Tech giants Microsoft and Google have reached an agreement to end years of animosity by dropping all regulatory complaints against each other across the globe which includes the European Union, Argentina, Brazil, Canada and India. The two companies have also agreed to collaborate on certain patent matters and settle any future issues amicably before making official complaints.
"Our companies compete vigorously, but we want to do so on the merits of our products, not in legal proceedings. As a result, following our patent agreement, we've now agreed to withdraw regulatory complaints against one another," a Google spokesperson said.
A Microsoft spokesperson also echoed similar sentiments saying, "Microsoft has agreed to withdraw its regulatory complaints against Google, reflecting our changing legal priorities. We will continue to focus on competing vigorously for business and for customers."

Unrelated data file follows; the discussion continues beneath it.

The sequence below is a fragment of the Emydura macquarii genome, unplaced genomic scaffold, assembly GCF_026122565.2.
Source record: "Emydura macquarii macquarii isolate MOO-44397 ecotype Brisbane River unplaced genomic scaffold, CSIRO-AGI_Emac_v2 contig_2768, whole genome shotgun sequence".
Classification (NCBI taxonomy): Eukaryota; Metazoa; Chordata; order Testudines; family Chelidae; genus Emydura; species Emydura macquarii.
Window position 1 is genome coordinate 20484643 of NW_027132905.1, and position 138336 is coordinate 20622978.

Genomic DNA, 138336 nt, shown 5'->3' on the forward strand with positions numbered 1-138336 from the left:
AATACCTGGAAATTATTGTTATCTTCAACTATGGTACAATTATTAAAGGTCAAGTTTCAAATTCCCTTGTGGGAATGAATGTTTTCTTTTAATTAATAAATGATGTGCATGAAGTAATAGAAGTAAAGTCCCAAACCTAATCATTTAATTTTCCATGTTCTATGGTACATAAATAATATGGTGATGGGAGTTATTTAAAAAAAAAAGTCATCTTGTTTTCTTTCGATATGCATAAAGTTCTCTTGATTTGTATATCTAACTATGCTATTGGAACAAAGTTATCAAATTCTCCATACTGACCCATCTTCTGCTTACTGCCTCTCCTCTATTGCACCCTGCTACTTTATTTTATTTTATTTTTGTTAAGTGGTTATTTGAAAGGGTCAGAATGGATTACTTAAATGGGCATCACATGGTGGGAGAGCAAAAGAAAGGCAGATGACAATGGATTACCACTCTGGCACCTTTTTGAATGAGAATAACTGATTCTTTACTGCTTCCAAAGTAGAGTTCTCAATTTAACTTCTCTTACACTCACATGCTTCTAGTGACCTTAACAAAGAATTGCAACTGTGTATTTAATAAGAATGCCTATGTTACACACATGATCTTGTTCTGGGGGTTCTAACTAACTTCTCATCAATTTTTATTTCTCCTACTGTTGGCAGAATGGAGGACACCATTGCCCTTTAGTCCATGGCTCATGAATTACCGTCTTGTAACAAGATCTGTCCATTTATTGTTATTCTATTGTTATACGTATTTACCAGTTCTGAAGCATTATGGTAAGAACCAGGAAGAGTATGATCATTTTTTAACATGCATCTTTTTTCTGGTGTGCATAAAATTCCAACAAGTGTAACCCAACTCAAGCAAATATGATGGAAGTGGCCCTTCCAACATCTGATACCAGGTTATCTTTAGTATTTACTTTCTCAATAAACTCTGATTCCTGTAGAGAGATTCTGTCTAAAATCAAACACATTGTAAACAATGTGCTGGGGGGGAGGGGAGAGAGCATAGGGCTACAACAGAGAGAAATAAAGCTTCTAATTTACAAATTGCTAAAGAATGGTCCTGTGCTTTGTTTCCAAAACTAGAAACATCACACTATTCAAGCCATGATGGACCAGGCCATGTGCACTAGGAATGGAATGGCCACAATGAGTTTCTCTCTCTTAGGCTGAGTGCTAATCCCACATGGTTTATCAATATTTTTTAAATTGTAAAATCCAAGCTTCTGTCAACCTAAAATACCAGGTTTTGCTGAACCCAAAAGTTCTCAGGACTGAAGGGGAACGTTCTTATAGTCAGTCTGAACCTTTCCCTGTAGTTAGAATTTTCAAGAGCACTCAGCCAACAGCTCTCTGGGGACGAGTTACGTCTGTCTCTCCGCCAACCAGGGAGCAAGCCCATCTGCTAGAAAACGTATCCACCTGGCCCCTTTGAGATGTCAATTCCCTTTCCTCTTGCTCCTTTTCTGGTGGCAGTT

The agreement was brokered directly by Microsoft chief executive Satya Nadella of and Google CEO Sundar Pichai. The two men share a cordial relationship, unlike their predecessors Steve Ballmer and Eric Schmidt, according to sources. Prior to this, in September 2015, Microsoft had dropped its remaining patent litigation against Google, though the company sought patent royalties from hardware makers that use Android and Linux in their products.
The announcement also comes at a time when EU regulators are pursuing Google, alleging that the search giant is abusing its position with Android in the market. Microsoft was one of the most active and powerful advocates for investigating Google's search practices within the EU. But in November 2015, Microsoft withdrew its memberships in FairSearch and ICOMP, two pivotal groups supporting antitrust actions over Google's search business.